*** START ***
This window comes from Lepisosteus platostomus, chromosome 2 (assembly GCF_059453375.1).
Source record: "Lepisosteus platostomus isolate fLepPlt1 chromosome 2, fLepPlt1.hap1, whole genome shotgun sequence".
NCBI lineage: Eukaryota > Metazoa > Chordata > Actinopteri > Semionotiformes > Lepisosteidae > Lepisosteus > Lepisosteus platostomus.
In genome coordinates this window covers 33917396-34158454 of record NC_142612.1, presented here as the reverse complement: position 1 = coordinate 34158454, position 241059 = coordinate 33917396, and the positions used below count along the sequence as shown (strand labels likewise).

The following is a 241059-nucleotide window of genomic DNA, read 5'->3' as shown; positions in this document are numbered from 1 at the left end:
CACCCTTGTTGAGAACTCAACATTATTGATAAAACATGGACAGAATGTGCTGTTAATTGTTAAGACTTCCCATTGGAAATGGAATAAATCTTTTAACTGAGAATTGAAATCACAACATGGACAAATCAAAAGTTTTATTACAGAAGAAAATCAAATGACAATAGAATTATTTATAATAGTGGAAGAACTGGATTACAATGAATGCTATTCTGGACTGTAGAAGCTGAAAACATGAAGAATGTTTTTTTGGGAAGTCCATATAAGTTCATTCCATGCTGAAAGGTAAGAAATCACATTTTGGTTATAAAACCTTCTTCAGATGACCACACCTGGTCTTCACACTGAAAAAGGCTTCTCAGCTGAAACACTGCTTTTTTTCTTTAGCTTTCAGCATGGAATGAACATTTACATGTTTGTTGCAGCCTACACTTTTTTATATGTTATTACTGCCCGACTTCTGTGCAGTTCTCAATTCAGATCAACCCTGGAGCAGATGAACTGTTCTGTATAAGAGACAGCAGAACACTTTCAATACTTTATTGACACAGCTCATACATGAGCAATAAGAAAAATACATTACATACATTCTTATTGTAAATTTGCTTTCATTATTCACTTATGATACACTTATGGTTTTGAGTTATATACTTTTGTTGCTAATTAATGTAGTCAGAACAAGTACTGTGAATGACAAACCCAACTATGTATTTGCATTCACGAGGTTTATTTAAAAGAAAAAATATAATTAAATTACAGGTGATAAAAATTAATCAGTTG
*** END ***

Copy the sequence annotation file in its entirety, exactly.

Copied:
This window comes from Lepisosteus platostomus, chromosome 2 (assembly GCF_059453375.1).
Source record: "Lepisosteus platostomus isolate fLepPlt1 chromosome 2, fLepPlt1.hap1, whole genome shotgun sequence".
NCBI lineage: Eukaryota > Metazoa > Chordata > Actinopteri > Semionotiformes > Lepisosteidae > Lepisosteus > Lepisosteus platostomus.
In genome coordinates this window covers 33917396-34158454 of record NC_142612.1, presented here as the reverse complement: position 1 = coordinate 34158454, position 241059 = coordinate 33917396, and the positions used below count along the sequence as shown (strand labels likewise).

The following is a 241059-nucleotide window of genomic DNA, read 5'->3' as shown; positions in this document are numbered from 1 at the left end:
CACCCTTGTTGAGAACTCAACATTATTGATAAAACATGGACAGAATGTGCTGTTAATTGTTAAGACTTCCCATTGGAAATGGAATAAATCTTTTAACTGAGAATTGAAATCACAACATGGACAAATCAAAAGTTTTATTACAGAAGAAAATCAAATGACAATAGAATTATTTATAATAGTGGAAGAACTGGATTACAATGAATGCTATTCTGGACTGTAGAAGCTGAAAACATGAAGAATGTTTTTTTGGGAAGTCCATATAAGTTCATTCCATGCTGAAAGGTAAGAAATCACATTTTGGTTATAAAACCTTCTTCAGATGACCACACCTGGTCTTCACACTGAAAAAGGCTTCTCAGCTGAAACACTGCTTTTTTTCTTTAGCTTTCAGCATGGAATGAACATTTACATGTTTGTTGCAGCCTACACTTTTTTATATGTTATTACTGCCCGACTTCTGTGCAGTTCTCAATTCAGATCAACCCTGGAGCAGATGAACTGTTCTGTATAAGAGACAGCAGAACACTTTCAATACTTTATTGACACAGCTCATACATGAGCAATAAGAAAAATACATTACATACATTCTTATTGTAAATTTGCTTTCATTATTCACTTATGATACACTTATGGTTTTGAGTTATATACTTTTGTTGCTAATTAATGTAGTCAGAACAAGTACTGTGAATGACAAACCCAACTATGTATTTGCATTCACGAGGTTTATTTAAAAGAAAAAATATAATTAAATTACAGGTGATAAAAATTAATCAGTTG